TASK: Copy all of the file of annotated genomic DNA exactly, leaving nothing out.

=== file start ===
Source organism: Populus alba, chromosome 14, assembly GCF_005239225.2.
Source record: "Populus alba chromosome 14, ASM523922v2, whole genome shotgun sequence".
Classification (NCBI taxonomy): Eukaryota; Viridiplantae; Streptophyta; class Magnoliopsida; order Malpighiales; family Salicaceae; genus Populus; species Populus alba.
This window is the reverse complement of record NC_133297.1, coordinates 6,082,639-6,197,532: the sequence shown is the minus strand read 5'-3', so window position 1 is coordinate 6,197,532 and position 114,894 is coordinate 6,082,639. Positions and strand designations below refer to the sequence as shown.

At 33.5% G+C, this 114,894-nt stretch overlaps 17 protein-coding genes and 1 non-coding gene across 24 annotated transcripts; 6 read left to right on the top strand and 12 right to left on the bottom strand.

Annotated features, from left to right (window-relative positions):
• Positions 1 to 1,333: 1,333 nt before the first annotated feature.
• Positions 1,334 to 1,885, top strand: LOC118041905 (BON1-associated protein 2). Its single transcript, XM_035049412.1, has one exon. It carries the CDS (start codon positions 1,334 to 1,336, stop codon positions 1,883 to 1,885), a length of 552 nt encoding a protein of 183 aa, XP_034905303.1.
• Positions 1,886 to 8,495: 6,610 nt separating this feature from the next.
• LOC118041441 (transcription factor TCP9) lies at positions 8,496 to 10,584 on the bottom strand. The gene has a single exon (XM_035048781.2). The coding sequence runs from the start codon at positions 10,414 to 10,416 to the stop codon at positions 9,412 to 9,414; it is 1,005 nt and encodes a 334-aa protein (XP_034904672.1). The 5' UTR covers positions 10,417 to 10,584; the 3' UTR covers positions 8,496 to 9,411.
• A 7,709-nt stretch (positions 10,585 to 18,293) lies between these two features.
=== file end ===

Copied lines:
Source organism: Populus alba, chromosome 14, assembly GCF_005239225.2.
Source record: "Populus alba chromosome 14, ASM523922v2, whole genome shotgun sequence".
Classification (NCBI taxonomy): Eukaryota; Viridiplantae; Streptophyta; class Magnoliopsida; order Malpighiales; family Salicaceae; genus Populus; species Populus alba.
This window is the reverse complement of record NC_133297.1, coordinates 6,082,639-6,197,532: the sequence shown is the minus strand read 5'-3', so window position 1 is coordinate 6,197,532 and position 114,894 is coordinate 6,082,639. Positions and strand designations below refer to the sequence as shown.

At 33.5% G+C, this 114,894-nt stretch overlaps 17 protein-coding genes and 1 non-coding gene across 24 annotated transcripts; 6 read left to right on the top strand and 12 right to left on the bottom strand.

Annotated features, from left to right (window-relative positions):
• Positions 1 to 1,333: 1,333 nt before the first annotated feature.
• Positions 1,334 to 1,885, top strand: LOC118041905 (BON1-associated protein 2). Its single transcript, XM_035049412.1, has one exon. It carries the CDS (start codon positions 1,334 to 1,336, stop codon positions 1,883 to 1,885), a length of 552 nt encoding a protein of 183 aa, XP_034905303.1.
• Positions 1,886 to 8,495: 6,610 nt separating this feature from the next.
• LOC118041441 (transcription factor TCP9) lies at positions 8,496 to 10,584 on the bottom strand. The gene has a single exon (XM_035048781.2). The coding sequence runs from the start codon at positions 10,414 to 10,416 to the stop codon at positions 9,412 to 9,414; it is 1,005 nt and encodes a 334-aa protein (XP_034904672.1). The 5' UTR covers positions 10,417 to 10,584; the 3' UTR covers positions 8,496 to 9,411.
• A 7,709-nt stretch (positions 10,585 to 18,293) lies between these two features.